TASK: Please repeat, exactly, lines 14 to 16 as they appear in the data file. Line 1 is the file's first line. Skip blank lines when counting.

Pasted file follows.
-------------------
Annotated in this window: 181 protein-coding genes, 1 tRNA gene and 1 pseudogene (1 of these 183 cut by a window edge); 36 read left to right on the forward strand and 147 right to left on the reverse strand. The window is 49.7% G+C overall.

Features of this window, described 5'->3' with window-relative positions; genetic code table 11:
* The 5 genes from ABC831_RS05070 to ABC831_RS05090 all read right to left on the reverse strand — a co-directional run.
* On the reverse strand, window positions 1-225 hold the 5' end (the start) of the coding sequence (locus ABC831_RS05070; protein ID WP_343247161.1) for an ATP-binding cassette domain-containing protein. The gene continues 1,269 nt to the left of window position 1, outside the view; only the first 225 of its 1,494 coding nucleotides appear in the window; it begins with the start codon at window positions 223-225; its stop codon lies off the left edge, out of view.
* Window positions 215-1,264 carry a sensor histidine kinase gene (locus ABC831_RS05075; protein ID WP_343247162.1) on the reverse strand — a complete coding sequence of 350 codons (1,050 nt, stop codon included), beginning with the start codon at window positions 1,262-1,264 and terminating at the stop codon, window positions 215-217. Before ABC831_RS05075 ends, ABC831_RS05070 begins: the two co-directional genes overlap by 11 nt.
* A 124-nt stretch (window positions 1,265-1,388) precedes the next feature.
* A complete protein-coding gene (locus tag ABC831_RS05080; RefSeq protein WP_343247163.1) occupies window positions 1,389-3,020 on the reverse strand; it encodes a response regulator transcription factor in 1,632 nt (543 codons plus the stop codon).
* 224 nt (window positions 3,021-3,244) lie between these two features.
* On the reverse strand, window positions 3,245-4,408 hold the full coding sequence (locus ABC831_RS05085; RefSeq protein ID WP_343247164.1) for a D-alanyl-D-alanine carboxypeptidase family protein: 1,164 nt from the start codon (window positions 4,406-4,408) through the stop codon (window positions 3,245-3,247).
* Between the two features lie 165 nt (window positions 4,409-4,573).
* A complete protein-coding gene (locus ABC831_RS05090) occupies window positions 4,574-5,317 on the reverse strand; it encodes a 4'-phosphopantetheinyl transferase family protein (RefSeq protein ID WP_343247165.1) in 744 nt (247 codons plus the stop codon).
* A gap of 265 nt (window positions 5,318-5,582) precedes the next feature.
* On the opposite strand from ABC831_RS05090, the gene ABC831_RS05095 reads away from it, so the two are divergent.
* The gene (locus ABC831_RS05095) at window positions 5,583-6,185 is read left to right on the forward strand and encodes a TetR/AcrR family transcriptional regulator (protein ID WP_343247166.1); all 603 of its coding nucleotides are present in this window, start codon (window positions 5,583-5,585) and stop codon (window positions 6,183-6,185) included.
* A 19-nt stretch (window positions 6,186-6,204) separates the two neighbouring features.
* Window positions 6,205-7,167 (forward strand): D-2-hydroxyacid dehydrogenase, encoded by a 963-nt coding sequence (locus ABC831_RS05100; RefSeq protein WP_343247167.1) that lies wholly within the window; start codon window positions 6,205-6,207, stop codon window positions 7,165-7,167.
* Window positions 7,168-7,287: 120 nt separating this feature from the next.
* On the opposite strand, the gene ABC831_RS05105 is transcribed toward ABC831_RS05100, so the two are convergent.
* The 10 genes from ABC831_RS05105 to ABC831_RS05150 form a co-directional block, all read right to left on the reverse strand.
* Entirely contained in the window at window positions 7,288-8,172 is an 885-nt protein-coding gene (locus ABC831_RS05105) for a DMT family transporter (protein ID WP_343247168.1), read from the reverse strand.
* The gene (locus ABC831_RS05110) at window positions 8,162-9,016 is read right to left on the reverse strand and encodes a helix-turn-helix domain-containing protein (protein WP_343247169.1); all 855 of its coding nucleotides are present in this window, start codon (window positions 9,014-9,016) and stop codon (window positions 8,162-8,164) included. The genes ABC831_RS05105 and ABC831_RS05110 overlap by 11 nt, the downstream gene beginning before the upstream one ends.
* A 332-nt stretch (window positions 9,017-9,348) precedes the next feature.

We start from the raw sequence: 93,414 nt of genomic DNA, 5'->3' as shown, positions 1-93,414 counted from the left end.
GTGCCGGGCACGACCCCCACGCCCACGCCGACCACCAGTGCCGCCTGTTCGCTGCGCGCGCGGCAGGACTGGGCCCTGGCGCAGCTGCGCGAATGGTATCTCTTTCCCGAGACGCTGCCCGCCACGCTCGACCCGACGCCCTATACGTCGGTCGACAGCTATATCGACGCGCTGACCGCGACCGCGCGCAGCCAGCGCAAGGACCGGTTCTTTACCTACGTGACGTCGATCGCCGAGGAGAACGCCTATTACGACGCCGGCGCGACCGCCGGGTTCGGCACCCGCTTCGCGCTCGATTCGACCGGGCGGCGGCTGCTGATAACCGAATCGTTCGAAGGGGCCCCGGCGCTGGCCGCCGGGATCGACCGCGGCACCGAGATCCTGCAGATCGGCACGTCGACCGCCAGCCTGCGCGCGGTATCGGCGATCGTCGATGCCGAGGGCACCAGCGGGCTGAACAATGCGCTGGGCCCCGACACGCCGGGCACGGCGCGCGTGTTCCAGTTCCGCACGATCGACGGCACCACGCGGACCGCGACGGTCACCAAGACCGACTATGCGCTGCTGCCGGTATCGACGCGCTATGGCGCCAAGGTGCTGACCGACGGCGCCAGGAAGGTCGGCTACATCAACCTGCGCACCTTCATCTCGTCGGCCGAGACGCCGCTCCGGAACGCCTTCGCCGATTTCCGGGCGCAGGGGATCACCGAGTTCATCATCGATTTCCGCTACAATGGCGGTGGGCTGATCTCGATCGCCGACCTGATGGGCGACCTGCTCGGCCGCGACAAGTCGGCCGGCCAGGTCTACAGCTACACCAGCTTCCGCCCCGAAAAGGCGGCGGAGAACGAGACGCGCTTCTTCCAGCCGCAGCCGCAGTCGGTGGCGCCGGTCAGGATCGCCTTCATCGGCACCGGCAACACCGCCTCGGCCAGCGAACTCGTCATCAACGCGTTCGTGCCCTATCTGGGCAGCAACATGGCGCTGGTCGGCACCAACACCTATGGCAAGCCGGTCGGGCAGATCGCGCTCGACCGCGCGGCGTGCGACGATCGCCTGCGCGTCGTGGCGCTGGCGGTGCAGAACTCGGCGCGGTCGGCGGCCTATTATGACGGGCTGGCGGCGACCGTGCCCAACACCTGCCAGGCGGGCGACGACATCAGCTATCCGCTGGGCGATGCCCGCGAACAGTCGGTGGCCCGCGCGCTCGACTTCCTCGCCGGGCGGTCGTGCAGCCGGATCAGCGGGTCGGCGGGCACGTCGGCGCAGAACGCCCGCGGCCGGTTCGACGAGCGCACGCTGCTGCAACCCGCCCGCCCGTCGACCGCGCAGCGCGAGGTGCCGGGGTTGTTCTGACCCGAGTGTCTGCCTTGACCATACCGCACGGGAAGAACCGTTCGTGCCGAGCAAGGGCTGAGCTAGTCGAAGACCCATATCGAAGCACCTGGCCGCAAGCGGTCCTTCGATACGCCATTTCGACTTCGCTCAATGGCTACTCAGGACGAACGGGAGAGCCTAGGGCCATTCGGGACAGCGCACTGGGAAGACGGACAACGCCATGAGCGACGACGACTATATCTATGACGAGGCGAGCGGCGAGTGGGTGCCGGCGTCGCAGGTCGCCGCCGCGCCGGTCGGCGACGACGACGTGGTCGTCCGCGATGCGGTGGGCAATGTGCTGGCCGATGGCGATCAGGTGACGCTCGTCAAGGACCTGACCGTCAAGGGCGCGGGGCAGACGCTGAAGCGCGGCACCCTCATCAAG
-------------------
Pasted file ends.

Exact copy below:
* The gene (locus ABC831_RS05095) at window positions 5,583-6,185 is read left to right on the forward strand and encodes a TetR/AcrR family transcriptional regulator (protein ID WP_343247166.1); all 603 of its coding nucleotides are present in this window, start codon (window positions 5,583-5,585) and stop codon (window positions 6,183-6,185) included.
* A 19-nt stretch (window positions 6,186-6,204) separates the two neighbouring features.
* Window positions 6,205-7,167 (forward strand): D-2-hydroxyacid dehydrogenase, encoded by a 963-nt coding sequence (locus ABC831_RS05100; RefSeq protein WP_343247167.1) that lies wholly within the window; start codon window positions 6,205-6,207, stop codon window positions 7,165-7,167.